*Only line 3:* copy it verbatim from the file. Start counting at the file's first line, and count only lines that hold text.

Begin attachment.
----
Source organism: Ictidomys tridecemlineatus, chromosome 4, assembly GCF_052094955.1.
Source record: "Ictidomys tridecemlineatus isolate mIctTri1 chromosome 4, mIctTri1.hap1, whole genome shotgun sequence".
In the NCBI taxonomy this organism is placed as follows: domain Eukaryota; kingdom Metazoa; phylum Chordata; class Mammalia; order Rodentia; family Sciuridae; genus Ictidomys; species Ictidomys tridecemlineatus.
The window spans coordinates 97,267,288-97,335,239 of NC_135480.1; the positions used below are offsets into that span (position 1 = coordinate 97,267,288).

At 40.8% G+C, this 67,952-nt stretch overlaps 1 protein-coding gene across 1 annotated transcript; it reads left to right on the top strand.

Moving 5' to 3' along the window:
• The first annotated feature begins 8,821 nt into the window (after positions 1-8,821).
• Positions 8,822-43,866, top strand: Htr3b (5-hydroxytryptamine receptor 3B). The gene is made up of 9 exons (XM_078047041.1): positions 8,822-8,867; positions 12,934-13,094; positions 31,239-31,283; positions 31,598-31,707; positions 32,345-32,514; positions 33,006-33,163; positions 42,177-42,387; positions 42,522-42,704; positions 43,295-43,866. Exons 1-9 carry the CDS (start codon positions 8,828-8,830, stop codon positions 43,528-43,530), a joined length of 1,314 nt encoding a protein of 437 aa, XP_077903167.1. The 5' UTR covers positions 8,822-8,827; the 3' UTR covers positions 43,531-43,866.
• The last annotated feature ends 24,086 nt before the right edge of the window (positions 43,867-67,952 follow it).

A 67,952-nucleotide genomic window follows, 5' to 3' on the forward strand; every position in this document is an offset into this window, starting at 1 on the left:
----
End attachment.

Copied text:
In the NCBI taxonomy this organism is placed as follows: domain Eukaryota; kingdom Metazoa; phylum Chordata; class Mammalia; order Rodentia; family Sciuridae; genus Ictidomys; species Ictidomys tridecemlineatus.